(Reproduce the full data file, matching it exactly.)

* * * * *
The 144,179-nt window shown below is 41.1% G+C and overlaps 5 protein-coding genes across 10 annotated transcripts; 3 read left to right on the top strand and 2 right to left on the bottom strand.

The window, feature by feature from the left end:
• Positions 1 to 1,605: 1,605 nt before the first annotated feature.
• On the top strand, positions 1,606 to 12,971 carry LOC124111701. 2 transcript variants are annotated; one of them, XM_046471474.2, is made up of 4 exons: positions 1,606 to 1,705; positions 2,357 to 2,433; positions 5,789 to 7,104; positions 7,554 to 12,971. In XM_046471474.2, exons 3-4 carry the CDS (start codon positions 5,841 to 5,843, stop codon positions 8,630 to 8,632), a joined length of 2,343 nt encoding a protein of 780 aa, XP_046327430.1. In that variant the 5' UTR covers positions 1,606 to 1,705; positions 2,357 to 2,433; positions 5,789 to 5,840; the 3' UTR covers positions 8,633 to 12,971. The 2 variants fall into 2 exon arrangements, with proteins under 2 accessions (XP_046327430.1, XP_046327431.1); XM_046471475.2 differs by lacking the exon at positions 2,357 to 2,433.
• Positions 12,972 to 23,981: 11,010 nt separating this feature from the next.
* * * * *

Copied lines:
The 144,179-nt window shown below is 41.1% G+C and overlaps 5 protein-coding genes across 10 annotated transcripts; 3 read left to right on the top strand and 2 right to left on the bottom strand.

The window, feature by feature from the left end:
• Positions 1 to 1,605: 1,605 nt before the first annotated feature.
• On the top strand, positions 1,606 to 12,971 carry LOC124111701. 2 transcript variants are annotated; one of them, XM_046471474.2, is made up of 4 exons: positions 1,606 to 1,705; positions 2,357 to 2,433; positions 5,789 to 7,104; positions 7,554 to 12,971. In XM_046471474.2, exons 3-4 carry the CDS (start codon positions 5,841 to 5,843, stop codon positions 8,630 to 8,632), a joined length of 2,343 nt encoding a protein of 780 aa, XP_046327430.1. In that variant the 5' UTR covers positions 1,606 to 1,705; positions 2,357 to 2,433; positions 5,789 to 5,840; the 3' UTR covers positions 8,633 to 12,971. The 2 variants fall into 2 exon arrangements, with proteins under 2 accessions (XP_046327430.1, XP_046327431.1); XM_046471475.2 differs by lacking the exon at positions 2,357 to 2,433.
• Positions 12,972 to 23,981: 11,010 nt separating this feature from the next.